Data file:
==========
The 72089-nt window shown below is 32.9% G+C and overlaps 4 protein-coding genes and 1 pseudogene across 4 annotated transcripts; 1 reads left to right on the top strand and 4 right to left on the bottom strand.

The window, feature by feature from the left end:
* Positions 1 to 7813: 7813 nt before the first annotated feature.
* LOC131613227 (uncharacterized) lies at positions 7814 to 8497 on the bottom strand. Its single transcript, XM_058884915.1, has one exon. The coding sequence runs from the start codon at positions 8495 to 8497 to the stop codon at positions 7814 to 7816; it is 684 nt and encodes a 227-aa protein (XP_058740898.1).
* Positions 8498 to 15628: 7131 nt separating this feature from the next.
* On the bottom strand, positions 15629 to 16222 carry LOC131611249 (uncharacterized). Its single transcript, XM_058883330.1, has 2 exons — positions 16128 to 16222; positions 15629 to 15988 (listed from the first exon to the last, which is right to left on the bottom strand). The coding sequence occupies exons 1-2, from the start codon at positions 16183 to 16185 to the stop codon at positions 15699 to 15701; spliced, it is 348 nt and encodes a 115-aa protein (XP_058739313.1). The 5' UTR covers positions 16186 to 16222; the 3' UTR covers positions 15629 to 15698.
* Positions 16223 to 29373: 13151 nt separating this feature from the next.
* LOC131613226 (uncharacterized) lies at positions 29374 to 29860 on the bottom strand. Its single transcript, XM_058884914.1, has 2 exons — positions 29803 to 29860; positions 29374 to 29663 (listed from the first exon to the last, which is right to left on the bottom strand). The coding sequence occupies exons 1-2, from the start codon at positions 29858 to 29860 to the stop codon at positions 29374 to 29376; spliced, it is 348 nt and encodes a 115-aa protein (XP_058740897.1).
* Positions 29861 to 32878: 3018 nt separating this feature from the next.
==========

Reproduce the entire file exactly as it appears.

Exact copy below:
The 72089-nt window shown below is 32.9% G+C and overlaps 4 protein-coding genes and 1 pseudogene across 4 annotated transcripts; 1 reads left to right on the top strand and 4 right to left on the bottom strand.

The window, feature by feature from the left end:
* Positions 1 to 7813: 7813 nt before the first annotated feature.
* LOC131613227 (uncharacterized) lies at positions 7814 to 8497 on the bottom strand. Its single transcript, XM_058884915.1, has one exon. The coding sequence runs from the start codon at positions 8495 to 8497 to the stop codon at positions 7814 to 7816; it is 684 nt and encodes a 227-aa protein (XP_058740898.1).
* Positions 8498 to 15628: 7131 nt separating this feature from the next.
* On the bottom strand, positions 15629 to 16222 carry LOC131611249 (uncharacterized). Its single transcript, XM_058883330.1, has 2 exons — positions 16128 to 16222; positions 15629 to 15988 (listed from the first exon to the last, which is right to left on the bottom strand). The coding sequence occupies exons 1-2, from the start codon at positions 16183 to 16185 to the stop codon at positions 15699 to 15701; spliced, it is 348 nt and encodes a 115-aa protein (XP_058739313.1). The 5' UTR covers positions 16186 to 16222; the 3' UTR covers positions 15629 to 15698.
* Positions 16223 to 29373: 13151 nt separating this feature from the next.
* LOC131613226 (uncharacterized) lies at positions 29374 to 29860 on the bottom strand. Its single transcript, XM_058884914.1, has 2 exons — positions 29803 to 29860; positions 29374 to 29663 (listed from the first exon to the last, which is right to left on the bottom strand). The coding sequence occupies exons 1-2, from the start codon at positions 29858 to 29860 to the stop codon at positions 29374 to 29376; spliced, it is 348 nt and encodes a 115-aa protein (XP_058740897.1).
* Positions 29861 to 32878: 3018 nt separating this feature from the next.